A lesson the Mexican American community in Tucson learned is that political power is only as good as your representation. In the election for the Tucson Unified School Board, the community settled for having a strong advocate in the person of Adelita Grijalva, sadly trusting other candidates because they were Democrats.
The Tucson Mexican American community, according to the 2010 census comprises 41.6 percent of the city's population. Meanwhile, Arizona's under 18 years old population is 43.2 percent Latina/o and 41.6 percent white. As in the case of Latinas/os in other parts of the country, many Latnas/os have entered a comfort zone, believing their numbers will protect their interests.
Consequently, the urgency of the sixties and seventies in getting progressives elected to protect working class interests seems missing.
This failure to protect political space has cost the Tucson community. It has allowed Michael Hicks, a tea partyer, as well as University of Arizona professor Mark Stegeman and high school activist Miguel Cuevas to get elected. The case of Hicks was unpardonable; however, in the case of Stegeman and Cuevas, Mexican American leaders were just plain gullible.
During the vetting process, candidates came around whispering sweet nothings, promising to defend the Latinoa/o community. However, once in office, Stegeman immediately turned on the Latina/o community that comprises 70 percent of the Tucson Unified School District, saying that he was representing the good of all students.
This lack of vigilance allowed the worse kind of opportunist to ally himself with the Tea Party incumbent and jeopardized the community's political interests.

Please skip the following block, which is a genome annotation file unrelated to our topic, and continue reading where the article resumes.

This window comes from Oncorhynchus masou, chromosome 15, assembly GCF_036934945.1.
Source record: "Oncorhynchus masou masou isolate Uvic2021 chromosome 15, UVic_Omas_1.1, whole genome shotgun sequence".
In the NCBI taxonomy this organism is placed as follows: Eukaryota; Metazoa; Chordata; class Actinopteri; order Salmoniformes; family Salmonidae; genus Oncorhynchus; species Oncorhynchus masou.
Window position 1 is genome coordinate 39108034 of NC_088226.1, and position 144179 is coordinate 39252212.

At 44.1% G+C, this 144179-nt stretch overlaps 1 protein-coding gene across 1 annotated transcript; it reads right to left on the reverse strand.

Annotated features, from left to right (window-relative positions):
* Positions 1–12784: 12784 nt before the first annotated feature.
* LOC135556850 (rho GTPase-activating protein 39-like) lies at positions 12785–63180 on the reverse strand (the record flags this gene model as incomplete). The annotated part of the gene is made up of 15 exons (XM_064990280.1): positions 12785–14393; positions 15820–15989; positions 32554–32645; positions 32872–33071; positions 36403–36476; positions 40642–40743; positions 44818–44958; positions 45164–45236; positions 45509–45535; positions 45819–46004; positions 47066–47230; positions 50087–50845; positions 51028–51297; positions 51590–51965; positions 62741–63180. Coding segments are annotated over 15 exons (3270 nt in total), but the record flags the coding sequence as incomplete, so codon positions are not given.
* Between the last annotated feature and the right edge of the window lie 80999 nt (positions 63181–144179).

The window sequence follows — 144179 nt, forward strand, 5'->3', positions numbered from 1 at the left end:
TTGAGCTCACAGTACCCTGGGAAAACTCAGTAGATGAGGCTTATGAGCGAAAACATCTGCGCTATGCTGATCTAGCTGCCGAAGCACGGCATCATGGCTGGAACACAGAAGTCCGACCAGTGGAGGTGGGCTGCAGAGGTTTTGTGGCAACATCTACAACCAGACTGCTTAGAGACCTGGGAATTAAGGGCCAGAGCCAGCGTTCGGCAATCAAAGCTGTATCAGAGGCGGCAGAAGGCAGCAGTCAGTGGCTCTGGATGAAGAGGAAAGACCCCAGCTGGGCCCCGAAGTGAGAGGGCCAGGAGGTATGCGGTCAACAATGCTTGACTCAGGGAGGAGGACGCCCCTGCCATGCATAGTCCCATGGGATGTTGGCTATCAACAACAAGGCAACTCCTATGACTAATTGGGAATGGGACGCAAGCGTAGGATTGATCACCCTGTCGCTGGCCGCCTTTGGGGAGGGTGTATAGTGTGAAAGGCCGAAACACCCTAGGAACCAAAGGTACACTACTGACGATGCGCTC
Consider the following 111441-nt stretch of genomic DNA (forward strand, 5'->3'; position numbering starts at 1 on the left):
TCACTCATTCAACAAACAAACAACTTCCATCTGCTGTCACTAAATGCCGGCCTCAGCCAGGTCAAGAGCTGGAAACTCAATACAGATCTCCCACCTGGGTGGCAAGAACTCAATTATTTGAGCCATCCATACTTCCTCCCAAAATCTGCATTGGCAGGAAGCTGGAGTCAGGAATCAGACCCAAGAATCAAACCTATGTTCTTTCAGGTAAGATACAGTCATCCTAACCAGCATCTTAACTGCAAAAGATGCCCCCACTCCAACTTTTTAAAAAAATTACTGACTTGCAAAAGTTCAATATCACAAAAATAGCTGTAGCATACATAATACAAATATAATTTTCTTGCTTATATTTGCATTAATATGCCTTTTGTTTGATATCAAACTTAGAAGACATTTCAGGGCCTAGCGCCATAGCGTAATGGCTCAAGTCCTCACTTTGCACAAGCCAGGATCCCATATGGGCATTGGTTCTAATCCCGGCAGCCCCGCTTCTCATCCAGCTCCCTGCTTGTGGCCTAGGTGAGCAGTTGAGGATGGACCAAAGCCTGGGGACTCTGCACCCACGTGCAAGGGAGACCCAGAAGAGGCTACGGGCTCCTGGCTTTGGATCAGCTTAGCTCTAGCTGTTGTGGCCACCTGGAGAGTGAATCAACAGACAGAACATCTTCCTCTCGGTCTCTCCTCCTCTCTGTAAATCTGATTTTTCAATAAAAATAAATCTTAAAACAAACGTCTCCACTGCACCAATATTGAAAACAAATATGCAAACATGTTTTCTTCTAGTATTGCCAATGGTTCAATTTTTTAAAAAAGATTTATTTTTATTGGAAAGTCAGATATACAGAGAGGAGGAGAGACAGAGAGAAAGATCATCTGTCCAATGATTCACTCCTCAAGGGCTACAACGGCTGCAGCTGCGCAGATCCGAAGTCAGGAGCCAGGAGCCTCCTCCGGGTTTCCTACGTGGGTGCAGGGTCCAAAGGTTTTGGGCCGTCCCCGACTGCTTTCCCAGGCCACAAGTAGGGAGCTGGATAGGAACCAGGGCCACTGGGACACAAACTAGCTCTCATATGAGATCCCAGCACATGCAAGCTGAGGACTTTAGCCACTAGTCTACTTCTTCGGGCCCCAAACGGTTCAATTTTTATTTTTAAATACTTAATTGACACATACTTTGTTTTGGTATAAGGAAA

This failure to defend political space is not unique to Tucson. The community colleges are the pathway to professional degrees. Still we pay very little attention to them. While Latina/o students are flocking to them, the retention and transfer rate to four year colleges among Latinas/os is dismal. In a recent study I concluded that community colleges have a worse record than four year institutions in hiring Latina/o faculty. Very few community college districts have Chicana/o studies programs that address the problems of Latino students.
The Los Angeles Community College District consists of nine campuses where the Latina/o student population ranges from 22 -75 percent of the total. It is a mammoth system that spends billions of dollars in construction and in instructional services. However, only two of the seven trustees are Latina/o in a city of over fifty percent Latinos. Historically, Latino wannabe politicos have used the community college trustees as a stepping stone to better paying political jobs.
In June 2011, the Los Angeles Times carried an article on the LACCD titled "Billions to Spend. How a $5.7 billion program to rebuild L.A. community colleges went astray." Following the money, the trail shows that the three highest contributors to the electoral campaigns of board members were bond program contractors, followed by community college employees and labor unions.
These are vested interests whose interests often conflict with the Mexican American community. Starting with the contractors the costs have been horribly inflated. The interests of the LACCD employees and the unions are intertwined. The result is an inflated administration, poor affirmative action and a deficient curriculum.